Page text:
Delhi High Court allows summons to be served via WhatsApp, SMS or email

In a court case heard by Justice Rajiv Sahai Endlaw, a defendant was served notice via WhatsApp, email and text message after summons could not be completed at his address

Published Date
05 - May - 2017
| Last Updated
05 - May - 2017
 
Delhi High Court allows summons to be served via WhatsApp, SMS or...

A summons sent via a text message might soon count as a notice in judicial proceedings. As per a report by PTI, the Delhi High Court has allowed plaintiffs to send summons via social networks like WhatsApp, text message or email. “The plaintiffs are permitted to serve the defendant... by text message as well as through WhatsApp as well as by email and to file affidavit of the service,” the court said.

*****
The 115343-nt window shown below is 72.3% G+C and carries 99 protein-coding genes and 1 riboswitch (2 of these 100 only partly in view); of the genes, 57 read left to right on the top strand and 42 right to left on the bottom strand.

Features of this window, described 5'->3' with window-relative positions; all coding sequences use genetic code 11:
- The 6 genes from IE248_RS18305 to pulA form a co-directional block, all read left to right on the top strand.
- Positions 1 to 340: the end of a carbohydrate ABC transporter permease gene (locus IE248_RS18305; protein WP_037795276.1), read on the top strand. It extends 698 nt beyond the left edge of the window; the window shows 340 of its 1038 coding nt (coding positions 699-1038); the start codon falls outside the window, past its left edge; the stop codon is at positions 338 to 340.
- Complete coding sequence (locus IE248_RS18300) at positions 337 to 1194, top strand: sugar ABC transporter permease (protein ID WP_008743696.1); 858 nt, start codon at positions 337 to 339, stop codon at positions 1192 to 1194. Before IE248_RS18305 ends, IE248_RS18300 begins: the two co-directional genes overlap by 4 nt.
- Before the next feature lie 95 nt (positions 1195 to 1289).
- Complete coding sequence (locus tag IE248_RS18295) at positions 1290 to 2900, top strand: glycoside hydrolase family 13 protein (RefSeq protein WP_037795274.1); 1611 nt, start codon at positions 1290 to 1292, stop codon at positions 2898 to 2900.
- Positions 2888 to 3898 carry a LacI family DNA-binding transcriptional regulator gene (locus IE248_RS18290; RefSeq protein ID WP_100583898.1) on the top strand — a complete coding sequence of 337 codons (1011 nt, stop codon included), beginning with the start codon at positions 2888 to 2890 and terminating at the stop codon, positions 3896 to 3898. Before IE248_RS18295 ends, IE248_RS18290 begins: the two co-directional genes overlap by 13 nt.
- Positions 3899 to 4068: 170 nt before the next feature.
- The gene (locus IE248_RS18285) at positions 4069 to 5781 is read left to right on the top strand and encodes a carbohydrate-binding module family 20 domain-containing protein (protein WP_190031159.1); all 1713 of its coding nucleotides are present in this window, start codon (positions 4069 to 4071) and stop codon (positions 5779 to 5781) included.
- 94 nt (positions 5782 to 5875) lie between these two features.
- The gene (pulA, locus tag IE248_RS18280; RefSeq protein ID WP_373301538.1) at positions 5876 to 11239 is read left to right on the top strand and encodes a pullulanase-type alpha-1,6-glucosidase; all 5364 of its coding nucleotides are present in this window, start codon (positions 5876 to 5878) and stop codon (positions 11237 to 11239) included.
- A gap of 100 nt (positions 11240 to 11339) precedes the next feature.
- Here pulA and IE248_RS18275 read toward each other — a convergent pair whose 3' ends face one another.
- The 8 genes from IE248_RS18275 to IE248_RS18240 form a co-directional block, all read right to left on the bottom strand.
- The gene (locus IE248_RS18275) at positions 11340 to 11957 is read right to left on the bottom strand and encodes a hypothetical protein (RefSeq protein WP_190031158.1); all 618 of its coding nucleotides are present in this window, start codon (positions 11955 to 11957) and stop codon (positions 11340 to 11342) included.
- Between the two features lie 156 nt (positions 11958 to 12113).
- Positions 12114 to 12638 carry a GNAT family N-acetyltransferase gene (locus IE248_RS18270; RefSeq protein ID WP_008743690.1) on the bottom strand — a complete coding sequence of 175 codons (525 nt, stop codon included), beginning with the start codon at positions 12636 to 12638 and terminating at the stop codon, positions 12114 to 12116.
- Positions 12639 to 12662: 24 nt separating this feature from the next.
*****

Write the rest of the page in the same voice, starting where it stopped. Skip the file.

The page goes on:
Justice Rajiv Sahai Endlaw was hearing a case filed by Tata Sons alleging that “unwarranted, defamatory and baseless allegations” against one of its officials were being circulated by 35 unidentified email ids. In December last year, the court’s order had compelled ISPs to reveal the identities of the email addresses. While three of the defendants were served summons at their respective addresses, the fourth was served via WhatsApp, email and text message after summons could not be completed at his address.

WhatsApp itself is also in the midst of a court case since august last year following a change in the platform’s privacy policy last year. The messaging platform has been challenged for sharing user account information with its parent company, Facebook to improve the latter's ads and product experiences.

Shrey PachecoShrey Pacheco

Writer, gamer, and hater of public transport.